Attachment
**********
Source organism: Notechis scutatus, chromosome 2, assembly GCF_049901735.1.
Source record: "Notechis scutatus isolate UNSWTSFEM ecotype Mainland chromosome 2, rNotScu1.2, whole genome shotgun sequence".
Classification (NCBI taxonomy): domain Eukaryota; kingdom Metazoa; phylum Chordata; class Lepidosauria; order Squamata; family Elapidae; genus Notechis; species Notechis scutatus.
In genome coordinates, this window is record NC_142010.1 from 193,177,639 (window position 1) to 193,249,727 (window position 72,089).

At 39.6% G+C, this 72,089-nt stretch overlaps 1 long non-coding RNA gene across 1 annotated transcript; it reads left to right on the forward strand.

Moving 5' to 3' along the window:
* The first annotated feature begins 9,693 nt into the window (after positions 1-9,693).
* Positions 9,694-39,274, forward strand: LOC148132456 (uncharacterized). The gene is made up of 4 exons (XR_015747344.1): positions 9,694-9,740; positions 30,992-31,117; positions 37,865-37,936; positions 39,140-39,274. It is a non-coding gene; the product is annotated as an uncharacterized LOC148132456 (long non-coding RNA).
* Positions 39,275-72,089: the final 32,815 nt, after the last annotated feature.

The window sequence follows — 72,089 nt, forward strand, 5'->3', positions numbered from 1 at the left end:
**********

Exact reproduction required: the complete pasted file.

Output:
Source organism: Notechis scutatus, chromosome 2, assembly GCF_049901735.1.
Source record: "Notechis scutatus isolate UNSWTSFEM ecotype Mainland chromosome 2, rNotScu1.2, whole genome shotgun sequence".
Classification (NCBI taxonomy): domain Eukaryota; kingdom Metazoa; phylum Chordata; class Lepidosauria; order Squamata; family Elapidae; genus Notechis; species Notechis scutatus.
In genome coordinates, this window is record NC_142010.1 from 193,177,639 (window position 1) to 193,249,727 (window position 72,089).

At 39.6% G+C, this 72,089-nt stretch overlaps 1 long non-coding RNA gene across 1 annotated transcript; it reads left to right on the forward strand.

Moving 5' to 3' along the window:
* The first annotated feature begins 9,693 nt into the window (after positions 1-9,693).
* Positions 9,694-39,274, forward strand: LOC148132456 (uncharacterized). The gene is made up of 4 exons (XR_015747344.1): positions 9,694-9,740; positions 30,992-31,117; positions 37,865-37,936; positions 39,140-39,274. It is a non-coding gene; the product is annotated as an uncharacterized LOC148132456 (long non-coding RNA).
* Positions 39,275-72,089: the final 32,815 nt, after the last annotated feature.

The window sequence follows — 72,089 nt, forward strand, 5'->3', positions numbered from 1 at the left end: